No time for the newspaper? Think again

Today I’m sharing a wonderful article by Vicki Whiting from Kid Scoop News.  She wrote the article for Sonoma News.com.

No time for the newspaper? Think again

By Vicki Whiting/Kid Scoop News

Jun 18, 2013 – 11:43 AM
Vicki Whiting
Vicki Whiting

Reading the newspaper with your child promotes reading skills, a connection to the community and some quality time of togetherness.

All too often, busy parents tell me that they don’t subscribe to the newspaper because they don’t have time to read it. My response is to let them know that having a newspaper in the home is important for their children’s success in school. Children who come from homes rich with printed materials – newspapers, magazines, books – perform better on achievement tests.

A 2001 study by Dan Sullivan at the University of Minnesota showed that when students read a newspaper once a week or more, they score higher on achievement tests. The report on this study, “Measuring Success,” can be downloaded at americanpressinstitute.org/docs/Foundation/Research/measuresuccess.pdf.

An American Press Institute study from 2007 showed that newspapers play a role in encouraging young people to get involved with their communities. To read this report, go to njpa.org/NIE/CivicReaders.pdf.

The new common core standards emphasize non-fiction reading, so finding ways to foster newspaper reading is critical in the change to the new standards.

My experience as a teacher and a parent makes it clear that reading the newspaper with your child can be an enjoyable time to talk, share and boost academic skills. Here are a few activities to try:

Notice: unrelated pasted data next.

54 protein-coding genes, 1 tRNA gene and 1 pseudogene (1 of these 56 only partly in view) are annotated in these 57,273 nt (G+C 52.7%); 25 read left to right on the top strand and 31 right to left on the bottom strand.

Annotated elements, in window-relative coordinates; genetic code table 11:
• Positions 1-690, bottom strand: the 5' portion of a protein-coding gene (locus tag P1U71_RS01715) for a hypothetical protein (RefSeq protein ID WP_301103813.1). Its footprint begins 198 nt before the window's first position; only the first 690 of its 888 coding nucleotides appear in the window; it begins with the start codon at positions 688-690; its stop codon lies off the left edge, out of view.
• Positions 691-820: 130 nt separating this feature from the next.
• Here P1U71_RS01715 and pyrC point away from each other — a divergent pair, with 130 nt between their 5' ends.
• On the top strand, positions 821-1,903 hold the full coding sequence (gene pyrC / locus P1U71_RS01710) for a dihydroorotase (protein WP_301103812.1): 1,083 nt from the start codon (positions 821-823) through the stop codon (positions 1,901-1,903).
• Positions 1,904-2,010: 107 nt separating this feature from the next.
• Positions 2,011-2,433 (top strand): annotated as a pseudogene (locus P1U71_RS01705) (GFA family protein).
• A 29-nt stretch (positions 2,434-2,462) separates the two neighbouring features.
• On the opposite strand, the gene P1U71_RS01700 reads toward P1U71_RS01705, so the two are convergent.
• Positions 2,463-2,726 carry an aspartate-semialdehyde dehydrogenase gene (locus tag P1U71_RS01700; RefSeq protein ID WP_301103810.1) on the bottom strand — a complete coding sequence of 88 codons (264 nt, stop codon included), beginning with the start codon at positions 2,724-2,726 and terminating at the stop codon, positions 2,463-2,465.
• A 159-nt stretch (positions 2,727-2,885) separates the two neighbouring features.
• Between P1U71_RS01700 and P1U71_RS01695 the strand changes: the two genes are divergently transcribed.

Language Arts

• Choose a headline in the newspaper and rewrite it so it has the opposite meaning.

• Look at a photo in the newspaper. Talk about what you think happened before that picture was taken and what happened after the photo was taken. Read the article or caption that goes with the photo and discuss whether or not you changed your mind about the before and after.

• Read a newspaper article aloud. Have your child clap his or her hands each time you read an adjective. Repeat with an advertisement. Which has more adjectives?

Math

• Study the pictures in the newspaper. Count how many men are in the pictures, how many women, how many children, how many animals, how many cars. Create a graph to show the results.

• On the front page of the newspaper circle all of the numbers you can find. Create a math problem with some of the numbers.

• Measure the sides of three pictures. Calculate the area of each picture.

Each week on Kid Scoop, we offer one or more fun activities that use the newspaper as a learning resource. Look for the Extra! Extra! and Beyond Kid Scoop sections of the page and launch a time to have fun, read and promote a lifelong habit of civic connection.

Social Studies

With your child, read the paper each week to identify the names of the city council members and the mayor. Keep track of each time they are mentioned and what they are saying or doing. Together come up with a definition of the jobs these elected officials do for our community.

I started the Kid Scoop newspaper 25 years ago with the express purpose of getting kids excited about news and newspapers. Ultimately, involved citizens are newspaper readers and I wanted to get children started on this citizenship path early on. The extra-added benefit I discovered is that when kids read the local newspaper, they also get more excited about reading and their academic achievement grows.

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